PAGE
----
While COVID-19 has eliminated or moderated several bicycle-related activities, the fine early fall weather provided plenty of opportunities for social distanced rides. Looking ahead, there is some nice riding in late fall and winter whether for recreation/exercise or errands/work. Here are a few riding tips to encourage your riding and to keep you safe:
- Check your lights front and rear. “Too many lights” are just about right in the low light, fall and winter conditions. Your lights are to make you visible (both day and night), but also to avoid those hidden ruts, potholes, and bumps in the street. Road debris at night is another hazard which good front lighting will help you avoid.
- Add a helmet or head-mounted lamp to help see those potholes, debris, etc. at night. While a front light in blink mode makes people more aware of your presence, the headlamp helps you see obstacles. The advantage of a headlamp is that when you move your head, the light goes with you. When on trails with little or no street lighting, both the headlamp and front light (in steady mode) will light the path.
- Replace the batteries. Keep your re-chargeables charged.
- Have someone view your bicycle from behind in the dark with the lights “on.” Ensure that your gear or clothing does not block the light beams (front and rear) and that the rear light(s) aim toward following vehicles.
- Spoke lights or spoke reflectors are both fun and provide visibility from the side.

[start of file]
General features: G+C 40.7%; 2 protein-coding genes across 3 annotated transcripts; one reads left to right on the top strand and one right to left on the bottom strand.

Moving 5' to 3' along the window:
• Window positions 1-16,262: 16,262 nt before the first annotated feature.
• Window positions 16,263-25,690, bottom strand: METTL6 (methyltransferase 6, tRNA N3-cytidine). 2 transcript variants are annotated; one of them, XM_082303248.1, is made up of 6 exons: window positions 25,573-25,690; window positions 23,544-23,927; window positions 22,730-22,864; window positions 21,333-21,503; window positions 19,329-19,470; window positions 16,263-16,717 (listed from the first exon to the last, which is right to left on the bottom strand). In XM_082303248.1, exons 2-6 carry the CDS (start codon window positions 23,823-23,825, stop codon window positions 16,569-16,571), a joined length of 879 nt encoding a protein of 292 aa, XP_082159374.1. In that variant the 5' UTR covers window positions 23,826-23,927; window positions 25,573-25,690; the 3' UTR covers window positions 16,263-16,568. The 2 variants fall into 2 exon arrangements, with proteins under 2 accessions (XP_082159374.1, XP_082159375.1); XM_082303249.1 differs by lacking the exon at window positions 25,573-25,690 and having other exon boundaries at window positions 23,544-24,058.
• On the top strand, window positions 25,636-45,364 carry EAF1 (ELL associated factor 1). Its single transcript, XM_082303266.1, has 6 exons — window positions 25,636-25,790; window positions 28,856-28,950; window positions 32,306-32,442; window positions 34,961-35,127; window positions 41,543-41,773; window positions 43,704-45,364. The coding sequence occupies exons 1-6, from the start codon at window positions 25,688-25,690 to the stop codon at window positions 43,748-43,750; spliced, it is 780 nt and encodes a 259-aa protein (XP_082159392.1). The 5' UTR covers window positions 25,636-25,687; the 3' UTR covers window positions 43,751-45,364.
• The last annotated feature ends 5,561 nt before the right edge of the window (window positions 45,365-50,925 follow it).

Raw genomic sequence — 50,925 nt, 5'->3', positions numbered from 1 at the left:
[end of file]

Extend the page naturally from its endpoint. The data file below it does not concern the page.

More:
- Watch other people on bicycles and judge their visibility index as a guide to improving your own.
- Add an extra “blinky light” front and rear and use them both as nighttime supplements and as “daytime running lights.”
- Use a helmet-mounted rear-facing light.
- You will probably ride safer and smarter if you are comfortable – so plan your riding gear accordingly. Think layers.
- As you bundle up, look at your outer layer. If it is dark in color, either choose something that is not or pick up a reflective vest from your locally owned hardware or big box home center.
- Wet leaves and snow are slippery so anticipate your stops and turns.
- Pay special attention to puddles of water or clumps of leaves as they can mask the plentiful potholes, ruts, utility caps, and craters in the paved surface.
- Recall that some pavement markings can also be slippery when wet or extra slippery when covered with wet leaves, snow, or ice.
- Keep your chain clean and lubricated (especially after riding in melted slush).
- You might want to inspect your tires for wear. You might swap the front to the rear (since the rear takes the most weight and wears quicker). If planning to ride in snow, you might invest in wider, knobby tires for better traction (if your bike accepts them).
- Consider reducing tire pressures from max by 5 to 10 psi for better grip.
- Sunglasses are very important this time of year as well. With the days getting shorter, there is a greater chance you will finishing or starting a ride in low light conditions. Switch your tinted lenses to a rose or clear lens for better visibility in low light conditions.
- When riding into that low fall sun, remember that the people in cars behind may not see you, as they also will be blinded.
- Plan your braking and turns to avoid a spill.
- Be mindful of slippery metal surfaces (such as utility covers and grates).
- Fall and winter is a good time to get ready for next year’s riding with a tune up from one of our local bicycle shops. This is a good time to support your local shop and to help them over the slower winter season. November through March is good time to get that special attention from your bicycle mechanic. Find out where at – https://albanybicyclecoalition.com/resources/
Other winter riding tips –
To enjoy low stress, safe cycling, plan your route with the free, interactive CapitalNYBikeMap – https://albanybicyclecoalition.com/albany_bike_map/
To find more bicycle-related events, go to – https://albanybicyclecoalition.com/upcoming-events/